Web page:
Every week during the NFL season, Tom E. Curran & Phil Perry will debate a topic on the minds of Patriots fans.

If there was an offensive player the Patriots could pluck from the Bills that would make a major difference it would be…

Dawson Knox. The 6-foot-4, 254-pound rookie tight end from Ole Miss might not be the long-term antidote to the Patriots woes at tight end but he undoubtedly would have been a productive option for the team if it bothered to draft him last April when he was on the board until the 96th pick. 

Instead, the Patriots used their first-round pick on wide receiver N’Keal Harry (right position, we’ll see if Harry is the right guy), their second-round pick on corner Joejuan Williams (terrific kid, niche player who didn’t immediately help) and their two third-round picks prior to 96 on Chase Winovich and running back Damien Harris.

Winovich made great sense. Harris? A running back in the third when they took a running back in the first in 2018? A running back when Knox (among a few tight ends) was sitting there ready to help staff a position the Patriots let grow fallow? Come on.


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Knox has played every game this year. He’s got 27 catches for 355 yards and two touchdowns. He’s been a very capable blocker. His hands are not the steadiest – he’s got six drops – but that’s not unusual for a rookie.

How has he looked? Like this

And this.

In short, very capable.

The last draft pick the Pats spent on a tight end was in 2018 when they took Ryan Izzo in the seventh round. He’s got six catches this season. He’s played 164 snaps. He was an astonishingly incapable run blocker. Knox was the eighth tight end off the board in April. Sixteen were selected this year.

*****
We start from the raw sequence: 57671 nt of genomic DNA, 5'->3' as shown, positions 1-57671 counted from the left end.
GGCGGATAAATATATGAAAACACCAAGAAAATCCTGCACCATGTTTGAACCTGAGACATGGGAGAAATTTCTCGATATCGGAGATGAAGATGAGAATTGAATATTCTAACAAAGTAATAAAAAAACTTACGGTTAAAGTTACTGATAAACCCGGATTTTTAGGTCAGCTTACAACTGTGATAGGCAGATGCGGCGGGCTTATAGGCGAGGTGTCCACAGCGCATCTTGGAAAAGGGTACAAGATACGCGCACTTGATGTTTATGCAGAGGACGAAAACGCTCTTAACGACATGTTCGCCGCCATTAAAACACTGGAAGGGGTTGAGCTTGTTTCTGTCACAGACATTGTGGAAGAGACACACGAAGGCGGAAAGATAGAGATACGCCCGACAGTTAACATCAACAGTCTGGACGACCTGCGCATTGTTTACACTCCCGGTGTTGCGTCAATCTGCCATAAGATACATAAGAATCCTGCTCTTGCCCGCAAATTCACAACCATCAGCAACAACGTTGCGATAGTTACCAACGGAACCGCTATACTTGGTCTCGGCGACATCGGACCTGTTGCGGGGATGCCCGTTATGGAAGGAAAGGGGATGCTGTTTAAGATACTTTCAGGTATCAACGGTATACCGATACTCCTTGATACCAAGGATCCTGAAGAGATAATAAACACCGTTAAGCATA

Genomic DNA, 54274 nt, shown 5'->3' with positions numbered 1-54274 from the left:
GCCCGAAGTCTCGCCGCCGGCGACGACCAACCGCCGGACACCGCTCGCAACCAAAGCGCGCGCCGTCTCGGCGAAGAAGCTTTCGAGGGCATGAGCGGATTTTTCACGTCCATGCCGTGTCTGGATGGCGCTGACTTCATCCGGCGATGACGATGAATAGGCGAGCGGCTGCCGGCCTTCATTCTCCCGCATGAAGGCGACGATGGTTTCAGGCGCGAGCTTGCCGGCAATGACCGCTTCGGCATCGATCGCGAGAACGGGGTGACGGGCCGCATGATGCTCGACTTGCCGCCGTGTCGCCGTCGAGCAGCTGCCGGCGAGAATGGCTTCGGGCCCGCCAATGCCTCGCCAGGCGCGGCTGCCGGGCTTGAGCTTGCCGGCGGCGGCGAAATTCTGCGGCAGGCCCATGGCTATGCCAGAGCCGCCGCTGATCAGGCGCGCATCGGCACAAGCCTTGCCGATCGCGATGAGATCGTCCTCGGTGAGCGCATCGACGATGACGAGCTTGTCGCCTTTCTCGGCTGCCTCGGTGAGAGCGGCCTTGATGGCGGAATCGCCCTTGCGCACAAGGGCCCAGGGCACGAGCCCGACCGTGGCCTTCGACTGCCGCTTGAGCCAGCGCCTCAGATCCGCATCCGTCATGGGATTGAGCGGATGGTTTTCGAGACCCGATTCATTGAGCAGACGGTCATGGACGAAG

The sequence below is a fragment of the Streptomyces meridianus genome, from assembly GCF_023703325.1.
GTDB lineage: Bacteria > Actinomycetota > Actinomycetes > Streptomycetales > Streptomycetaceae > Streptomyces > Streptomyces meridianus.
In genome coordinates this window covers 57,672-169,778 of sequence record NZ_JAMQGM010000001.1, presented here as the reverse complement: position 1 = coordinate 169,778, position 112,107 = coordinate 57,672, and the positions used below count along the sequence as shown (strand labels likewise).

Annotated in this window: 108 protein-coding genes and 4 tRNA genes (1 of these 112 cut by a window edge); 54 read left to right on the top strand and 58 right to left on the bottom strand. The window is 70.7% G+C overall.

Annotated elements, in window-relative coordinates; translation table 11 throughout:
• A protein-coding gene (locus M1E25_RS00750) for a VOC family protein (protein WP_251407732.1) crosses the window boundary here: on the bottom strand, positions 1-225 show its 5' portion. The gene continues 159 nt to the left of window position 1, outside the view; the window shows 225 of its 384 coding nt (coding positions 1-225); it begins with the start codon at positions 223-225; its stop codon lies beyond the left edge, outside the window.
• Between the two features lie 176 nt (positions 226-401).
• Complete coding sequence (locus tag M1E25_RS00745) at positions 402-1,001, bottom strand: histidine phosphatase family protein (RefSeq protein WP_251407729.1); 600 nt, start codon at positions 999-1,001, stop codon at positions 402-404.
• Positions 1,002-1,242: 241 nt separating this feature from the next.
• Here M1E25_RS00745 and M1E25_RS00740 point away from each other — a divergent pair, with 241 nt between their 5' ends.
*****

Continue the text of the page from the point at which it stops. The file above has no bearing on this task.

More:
Since 2011, the Patriots have taken three tight ends in the draft – Izzo, A.J. Derby and Lee Smith. It was long past time the Patriots looked at replacing Gronk with some draft capital. The Patriots passed on Knox and plenty of others. And they’ve lived to regret it.


You're not going to find a bigger Dawson Knox fan this side of Albany, Tom. He was a Prototypical Patriot in the spring because he checked every box when it came to the physical characteristics the Patriots typically take at that position.

He came out of the SEC. He was a walk-on. He played quarterback in high school. He blocks well. (Pro Football Focus has him graded as the fourth-best run-blocking tight end in football with at least 270 snaps.) Like I said. Prototypical.

But Knox is not the answer here. The answer is Cole Beasley. I think even the Patriots might acknowledge that. They chased Beasley in the offseason as a free agent and he chose Buffalo. What he'd do for the Patriots is provide an incredibly valuable trickle-down effect.

He'd give the team a dependable, durable slot option. In the process, he'd take targets -- and more importantly hits -- off of Julian Edelman's plate. Josh McDaniels has said before that the Patriots would love to play Edelman more outside. Beasley's addition would allow for that. And that'd mean a healthier Edelman for the most important time of the year.

Beasley already has 60 catches this season working with Josh Allen. He'd be an 80 catch guy in this offense (Knox wouldn't sniff that number), and he'd threaten defenses in the middle of the field in such a way they'd be punished for doubling Edelman. Nabbing Beasley also would've saved the team the second-rounder it dealt for Mohamed Sanu. 


I believe Knox, long-term, would be a nice player here. But Beasley is the guy who'd make a major difference for this Patriots team.